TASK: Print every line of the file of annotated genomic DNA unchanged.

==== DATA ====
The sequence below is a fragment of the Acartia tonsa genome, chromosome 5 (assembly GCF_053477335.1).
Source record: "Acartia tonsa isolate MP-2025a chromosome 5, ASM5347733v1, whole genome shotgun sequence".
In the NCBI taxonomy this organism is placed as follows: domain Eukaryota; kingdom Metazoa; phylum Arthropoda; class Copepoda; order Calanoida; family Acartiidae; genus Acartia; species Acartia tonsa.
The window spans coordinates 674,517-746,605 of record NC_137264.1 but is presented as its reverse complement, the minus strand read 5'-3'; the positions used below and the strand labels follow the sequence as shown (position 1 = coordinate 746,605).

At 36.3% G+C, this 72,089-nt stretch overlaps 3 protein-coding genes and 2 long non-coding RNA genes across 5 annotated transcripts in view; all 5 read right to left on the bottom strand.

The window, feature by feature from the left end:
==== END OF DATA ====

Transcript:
The sequence below is a fragment of the Acartia tonsa genome, chromosome 5 (assembly GCF_053477335.1).
Source record: "Acartia tonsa isolate MP-2025a chromosome 5, ASM5347733v1, whole genome shotgun sequence".
In the NCBI taxonomy this organism is placed as follows: domain Eukaryota; kingdom Metazoa; phylum Arthropoda; class Copepoda; order Calanoida; family Acartiidae; genus Acartia; species Acartia tonsa.
The window spans coordinates 674,517-746,605 of record NC_137264.1 but is presented as its reverse complement, the minus strand read 5'-3'; the positions used below and the strand labels follow the sequence as shown (position 1 = coordinate 746,605).

At 36.3% G+C, this 72,089-nt stretch overlaps 3 protein-coding genes and 2 long non-coding RNA genes across 5 annotated transcripts in view; all 5 read right to left on the bottom strand.

The window, feature by feature from the left end: